If the court determines a plaintiff is a vexatious litigant and there is no reasonable probability he will prevail in the litigation, the court shall order plaintiff to furnish security of such nature, in such amount, within such time, as the court shall fix. (s 391.3.) Upon the termination of the litigation, the defendant shall have recourse to the security in such amount as the court shall determine. (s 391.5.) If the security is not furnished as ordered, the litigation shall be dismissed. (s 391.4.)

It is obvious from an examination of the pleadings, points and authorities, declarations and other supporting documents upon which the trial court judges based their decisions, that Martin Roston and Roston Institute are frequently plaintiffs or defendants in state and federal courts. However, a person is not a vexatious litigant unless a court has found that he comes within the definitions in section 391, subdivision (b)(1) or (2).

In their points and authorities, defendants asked the trial courts to take judicial notice pursuant to Evidence Code section 452 of the court records in the cases listed in Exhibit A (both actions) and Exhibit A-1 (Montessori Schools action). Exhibit A in both actions are identical.

Viewing the evidence in the light most favorable to the judgments of dismissal (i.e., in support of the vexatious litigant findings), we have been able to find only one litigation (Roston v. St. Germaine, Case No. 267308, filed 4-22-77) that fulfills the requirements enumerated in section 391, subdivision (b)(1).2

Consequently, the evidence is insufficient to sustain findings that plaintiffs are vexatious litigants under subdivision (1) of section 391, subdivision (b), even if we include the two listed federal cases.

We must now consider whether plaintiffs are vexatious litigants under subdivision (b)(2). Defendants state in their points and authorities that the litigation finally determined against plaintiffs was a federal court action in Los Angeles.

Does the term “litigation” as used in the Vexatious Litigant Statute include civil actions or proceedings in federal courts? It states in the definitions portion of the Statute (s 391): “(a) ‘Litigation’ means any civil action or proceeding, commenced, maintained or pending in any court of this State.” (Emphasis added.)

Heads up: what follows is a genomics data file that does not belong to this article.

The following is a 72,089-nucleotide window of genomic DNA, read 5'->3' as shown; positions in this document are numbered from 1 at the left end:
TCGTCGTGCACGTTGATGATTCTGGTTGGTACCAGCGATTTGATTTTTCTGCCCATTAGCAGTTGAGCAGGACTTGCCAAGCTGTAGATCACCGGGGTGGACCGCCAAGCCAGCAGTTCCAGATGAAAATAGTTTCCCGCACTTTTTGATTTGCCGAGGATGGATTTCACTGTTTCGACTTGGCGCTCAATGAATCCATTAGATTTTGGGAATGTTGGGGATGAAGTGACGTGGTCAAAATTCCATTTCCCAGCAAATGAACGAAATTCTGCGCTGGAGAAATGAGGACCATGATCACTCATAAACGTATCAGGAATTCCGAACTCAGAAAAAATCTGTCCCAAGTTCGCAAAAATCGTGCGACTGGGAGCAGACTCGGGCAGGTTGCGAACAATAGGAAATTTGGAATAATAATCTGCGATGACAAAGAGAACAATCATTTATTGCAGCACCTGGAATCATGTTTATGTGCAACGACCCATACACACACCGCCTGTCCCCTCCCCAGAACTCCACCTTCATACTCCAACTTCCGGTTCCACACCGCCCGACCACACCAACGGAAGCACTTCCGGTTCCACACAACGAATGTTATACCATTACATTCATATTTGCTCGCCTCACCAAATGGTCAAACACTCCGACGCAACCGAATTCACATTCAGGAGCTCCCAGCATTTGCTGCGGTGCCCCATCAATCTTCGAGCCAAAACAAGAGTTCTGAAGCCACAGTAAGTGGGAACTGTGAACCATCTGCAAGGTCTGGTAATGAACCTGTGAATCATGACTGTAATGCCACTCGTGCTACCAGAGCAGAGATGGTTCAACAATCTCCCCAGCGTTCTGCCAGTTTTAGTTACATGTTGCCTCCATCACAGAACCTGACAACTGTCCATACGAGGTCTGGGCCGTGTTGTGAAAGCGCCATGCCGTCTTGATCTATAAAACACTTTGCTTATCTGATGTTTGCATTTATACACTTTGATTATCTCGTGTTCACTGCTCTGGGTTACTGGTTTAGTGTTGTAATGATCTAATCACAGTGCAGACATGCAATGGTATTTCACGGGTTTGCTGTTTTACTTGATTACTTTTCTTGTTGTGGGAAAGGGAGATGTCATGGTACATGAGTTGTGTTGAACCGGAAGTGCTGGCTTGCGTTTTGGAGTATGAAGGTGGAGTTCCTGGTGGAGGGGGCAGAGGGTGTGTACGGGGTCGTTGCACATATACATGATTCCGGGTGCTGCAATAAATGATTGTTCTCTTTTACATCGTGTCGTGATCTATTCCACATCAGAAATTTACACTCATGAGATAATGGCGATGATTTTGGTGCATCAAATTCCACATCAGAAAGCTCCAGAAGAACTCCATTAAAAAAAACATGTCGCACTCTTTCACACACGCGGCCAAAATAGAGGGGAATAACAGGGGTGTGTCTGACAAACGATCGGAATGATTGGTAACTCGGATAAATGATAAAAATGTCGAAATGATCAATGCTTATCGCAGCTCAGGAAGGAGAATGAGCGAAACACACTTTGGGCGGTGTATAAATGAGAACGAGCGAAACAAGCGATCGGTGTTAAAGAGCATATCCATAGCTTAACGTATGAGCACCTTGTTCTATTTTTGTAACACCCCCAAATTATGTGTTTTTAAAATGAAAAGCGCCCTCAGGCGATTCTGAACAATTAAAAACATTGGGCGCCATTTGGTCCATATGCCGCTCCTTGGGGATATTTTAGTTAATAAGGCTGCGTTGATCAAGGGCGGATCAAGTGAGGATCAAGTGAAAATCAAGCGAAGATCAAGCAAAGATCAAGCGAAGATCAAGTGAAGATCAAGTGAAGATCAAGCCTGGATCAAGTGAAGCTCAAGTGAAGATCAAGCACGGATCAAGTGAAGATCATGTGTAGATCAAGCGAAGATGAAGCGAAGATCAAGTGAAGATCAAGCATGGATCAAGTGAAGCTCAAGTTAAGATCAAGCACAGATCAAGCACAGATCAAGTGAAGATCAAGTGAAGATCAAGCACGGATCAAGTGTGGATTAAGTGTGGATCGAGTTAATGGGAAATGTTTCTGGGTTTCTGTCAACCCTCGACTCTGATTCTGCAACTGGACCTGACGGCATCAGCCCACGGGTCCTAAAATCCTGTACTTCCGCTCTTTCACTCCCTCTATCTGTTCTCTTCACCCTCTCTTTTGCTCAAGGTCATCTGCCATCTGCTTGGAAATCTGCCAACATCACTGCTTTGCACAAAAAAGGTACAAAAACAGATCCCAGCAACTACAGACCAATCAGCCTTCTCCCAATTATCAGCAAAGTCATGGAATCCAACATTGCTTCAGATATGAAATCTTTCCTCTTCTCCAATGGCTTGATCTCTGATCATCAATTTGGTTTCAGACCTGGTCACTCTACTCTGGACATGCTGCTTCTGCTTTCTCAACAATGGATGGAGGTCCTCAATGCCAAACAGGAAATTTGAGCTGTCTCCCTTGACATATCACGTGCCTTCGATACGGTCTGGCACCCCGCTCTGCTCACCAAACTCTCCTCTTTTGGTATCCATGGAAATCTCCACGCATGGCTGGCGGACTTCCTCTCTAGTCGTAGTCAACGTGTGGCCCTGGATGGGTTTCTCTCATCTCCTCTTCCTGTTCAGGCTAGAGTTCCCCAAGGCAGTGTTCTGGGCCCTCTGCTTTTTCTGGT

Funk & Wagnalls Standard College Dictionary (1974) page 937, defines “of” as “Belonging to” or “Pertaining to.” It is clear that if the statute read “court in this state” it would include California state courts and federal courts located in California. On the other hand, “court of this state” would appear to include only California state courts.

Plaintiffs correctly note in their briefs that the phrase “court of this state” as used in several California statutes, when read in context, clearly refers to California state courts. For example, the section of the Evidence Code cited above that authorizes the taking of judicial notice (Evid.Code, s 452) provides judicial notice may be taken of “(d) Records of (1) any court of this state or (2) any court of record of the United States or of any state of the United States.” (Emphasis added.)

We hold that the phrase “court of this state” in section 391, subdivision (a), refers only to California state courts, and not to federal courts sitting in California, and the litigation finally determined in section 391, subdivision (b)(2), must have been a civil action or proceeding in a California state court.

The evidence considered by the court in both of these actions was insufficient to show that plaintiffs were vexatious litigants as defined in either subdivision (b)(1) or subdivision (b)(2) of section 391.

The judgments of dismissal in the Edwards action and the Montessori Schools action are reversed and the trial courts are directed: (1) to vacate their orders requiring plaintiffs to furnish security as vexatious litigants, and (2) to return these actions to the civil active list for further proceedings.



1.  All statutory references are to the Code of Civil Procedure unless otherwise noted.

2.  Defendants, in their zeal to present a portrait of plaintiff Roston (and his enterprises) that would enhance their position, made reference to a multitude of cases which were inappropriate for consideration by the trial court. Some were small claims cases; in many the plaintiff Roston prevailed; in many he was the party defendant; and, most patently erroneous, many cases dated back to 1965 and 1966. While we will not gratuitously speculate why such cases were presented to the court, it seems obvious the reason was not to support the motion, because they did not fall within the applicable seven-year period. The presentation of such matter, if designedly done, is certainly to be discouraged. One might mistake it for an attempt to inflame the court against a party to the action.